“Tell me a story before I go to bed” – (For the very young)
Rua Goes Missing
The 7th of a series of stories about Mary and the Mountain
(See previous stories of Mary)
Note to adults:
The following story may be a little scary for younger readers. If you think so please wait for the final chapter.
Mary and the Leprechaun
Picture by Edith Starr
MARY absently washed the saucepan as she watched the man climb the mountain. Her Grandmother walked in shaking her head, followed by Rua, Mary’s Irish red setter dog.
“Who was that Grandma?”
The old woman sat slowly onto a chair and picked up a tea-towel. She started to wipe up the dishes. “I don’t like that man and neither did Rua.”
Mary sloshed the water. “Who is he?”
“He didn’t give his name,” she bent down and patted Rua on the head, “I have never known this dog to take an instant dislike to someone before. Growled at him all the time he was there.” She carefully placed the dry plate on top of the other.
Mary peered out the window. The mountain was full of colour. On the lower slopes, whin bushes were producing the first cluster of yellow flowers, long coarse grass intermingled with late daffodils. Higher up, purple heather mixed with wild cotton splashed across a green mountainside.
The man was nowhere to be seen.
“Where was he going?”
Her Grandmother inspected the saucepan and put it back into the soap-suds. “He asked for the Key Gate. I didn’t know what he was talking about at first, then I realised he was talking about the Rocking Stone. He had the strangest eyes, black like the night. . .. Mary! where are you going?”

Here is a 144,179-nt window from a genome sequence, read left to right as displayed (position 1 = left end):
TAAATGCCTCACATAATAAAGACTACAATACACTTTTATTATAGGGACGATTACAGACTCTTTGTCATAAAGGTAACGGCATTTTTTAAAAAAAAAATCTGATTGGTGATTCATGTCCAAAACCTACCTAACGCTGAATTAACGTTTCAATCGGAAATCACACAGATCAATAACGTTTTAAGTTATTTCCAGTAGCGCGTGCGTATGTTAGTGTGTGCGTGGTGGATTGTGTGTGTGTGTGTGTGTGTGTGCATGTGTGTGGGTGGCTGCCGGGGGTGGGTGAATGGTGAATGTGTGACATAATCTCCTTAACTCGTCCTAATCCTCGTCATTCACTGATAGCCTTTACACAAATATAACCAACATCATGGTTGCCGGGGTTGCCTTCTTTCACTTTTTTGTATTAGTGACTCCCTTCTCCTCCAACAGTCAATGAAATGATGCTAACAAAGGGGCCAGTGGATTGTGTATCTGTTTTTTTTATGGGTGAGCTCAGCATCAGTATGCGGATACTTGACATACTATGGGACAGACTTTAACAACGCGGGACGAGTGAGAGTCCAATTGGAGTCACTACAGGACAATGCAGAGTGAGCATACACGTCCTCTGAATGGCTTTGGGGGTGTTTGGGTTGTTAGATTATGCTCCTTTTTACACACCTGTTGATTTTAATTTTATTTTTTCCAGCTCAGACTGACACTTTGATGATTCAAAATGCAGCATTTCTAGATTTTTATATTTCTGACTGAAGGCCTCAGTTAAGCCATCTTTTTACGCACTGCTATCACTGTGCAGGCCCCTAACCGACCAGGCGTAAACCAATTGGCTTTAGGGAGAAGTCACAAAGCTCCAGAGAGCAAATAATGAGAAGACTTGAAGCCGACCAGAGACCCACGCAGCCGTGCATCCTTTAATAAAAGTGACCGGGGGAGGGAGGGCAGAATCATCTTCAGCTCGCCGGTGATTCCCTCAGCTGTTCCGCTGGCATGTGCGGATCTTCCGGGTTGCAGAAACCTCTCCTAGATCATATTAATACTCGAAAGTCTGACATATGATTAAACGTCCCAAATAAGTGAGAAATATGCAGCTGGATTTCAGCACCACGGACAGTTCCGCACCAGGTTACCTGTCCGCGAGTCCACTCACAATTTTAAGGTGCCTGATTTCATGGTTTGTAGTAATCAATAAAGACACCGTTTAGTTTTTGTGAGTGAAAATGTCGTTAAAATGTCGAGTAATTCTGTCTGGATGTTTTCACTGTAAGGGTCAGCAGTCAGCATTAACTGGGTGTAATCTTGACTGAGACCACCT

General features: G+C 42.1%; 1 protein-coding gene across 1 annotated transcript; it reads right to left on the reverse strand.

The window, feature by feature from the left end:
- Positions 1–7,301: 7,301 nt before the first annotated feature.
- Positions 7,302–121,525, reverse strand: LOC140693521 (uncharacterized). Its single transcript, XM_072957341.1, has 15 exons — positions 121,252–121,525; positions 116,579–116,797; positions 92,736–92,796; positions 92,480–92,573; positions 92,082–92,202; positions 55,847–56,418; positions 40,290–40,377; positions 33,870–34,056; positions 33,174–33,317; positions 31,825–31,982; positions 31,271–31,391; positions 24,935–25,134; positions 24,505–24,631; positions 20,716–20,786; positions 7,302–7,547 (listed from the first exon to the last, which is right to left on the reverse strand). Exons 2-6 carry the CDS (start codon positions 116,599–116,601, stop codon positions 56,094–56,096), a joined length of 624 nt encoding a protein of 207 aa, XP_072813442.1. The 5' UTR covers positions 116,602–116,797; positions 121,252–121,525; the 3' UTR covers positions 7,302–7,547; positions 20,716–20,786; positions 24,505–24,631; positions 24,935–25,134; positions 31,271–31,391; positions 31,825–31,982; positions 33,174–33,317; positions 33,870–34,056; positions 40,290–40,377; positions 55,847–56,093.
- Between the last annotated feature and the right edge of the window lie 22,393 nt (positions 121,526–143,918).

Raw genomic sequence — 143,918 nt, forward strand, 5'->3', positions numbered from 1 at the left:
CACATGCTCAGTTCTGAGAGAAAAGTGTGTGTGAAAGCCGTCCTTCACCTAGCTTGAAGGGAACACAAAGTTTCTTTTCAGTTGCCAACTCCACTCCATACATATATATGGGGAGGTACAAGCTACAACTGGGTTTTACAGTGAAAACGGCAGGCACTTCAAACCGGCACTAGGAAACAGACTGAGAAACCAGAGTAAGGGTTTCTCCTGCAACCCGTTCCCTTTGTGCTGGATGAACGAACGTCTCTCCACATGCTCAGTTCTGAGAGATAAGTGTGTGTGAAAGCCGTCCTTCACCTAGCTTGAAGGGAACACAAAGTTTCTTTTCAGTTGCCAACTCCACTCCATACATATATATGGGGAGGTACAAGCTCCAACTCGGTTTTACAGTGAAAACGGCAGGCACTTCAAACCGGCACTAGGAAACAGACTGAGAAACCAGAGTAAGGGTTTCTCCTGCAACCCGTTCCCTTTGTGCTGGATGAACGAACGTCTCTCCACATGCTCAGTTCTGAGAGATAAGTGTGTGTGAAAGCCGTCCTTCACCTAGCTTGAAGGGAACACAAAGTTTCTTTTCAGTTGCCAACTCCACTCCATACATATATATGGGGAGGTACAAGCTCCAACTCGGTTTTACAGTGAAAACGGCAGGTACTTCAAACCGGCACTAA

“I… I just remembered. There was a sheep that was looking poorly this morning, I’d better go and check on her – come on Rua!”
He followed her until they reached the front gate then raced ahead following the strangers trail up the mountain.
Mary ran as fast as she could but soon lost sight of the dog
Exhausted she fell to the ground, rolled over and stared at the blue sky. She suddenly realised that the mountain was silent. No rabbit came out of it’s burrow to investigate the noise she made running up the mountain. Not a bird chirruped or flew in the air and the wind had dropped so the grass lay still.
She suddenly felt ill. Her stomach churned and she had a bad taste in her mouth. Mary sat up and put her head between her knees. Her long red tresses tumbled over and touched the ground.
“Can ye feel it Mary?”
Parting her hair, Mary stared at the little man standing in front of her. “Michael, I feel sick.”
Michael was a Leprechaun, Caretaker of the mountain and Mary’s friend.
“‘Tis the mountain that’s sick. Stand up and ye’ll feel a bit better.”
Shaking, Mary stood, she felt light-headed but the sickness in her stomach eased. “What do you mean, the mountain is sick?”
Michael, even with his purple hat on did not reach the top of Mary’s wellington boots. He was difficult to see with his green jacket and purple, knee high boots.
“Haven’t ye heard the news? The Strange Ones have tried to break Gate nine over in the next county. The weather is terrible. That is the fourth Gate they’ve tried in as many days. They must be getting help from this side, they’ve never been this strong before.”
The mention of their names sent a shiver down Mary’s spine. A long time ago, the Strange Ones had tried to take over the land and destroy it. The Leprechauns, Fairies and Giants combined forces and defeated them, sending them into the bowels of the earth. The Gatekeepers sealed the nine Gates that lead to the centre stopping them from escaping.
“Why,” asked Mary, “Is this mountain sick when they are so far away?”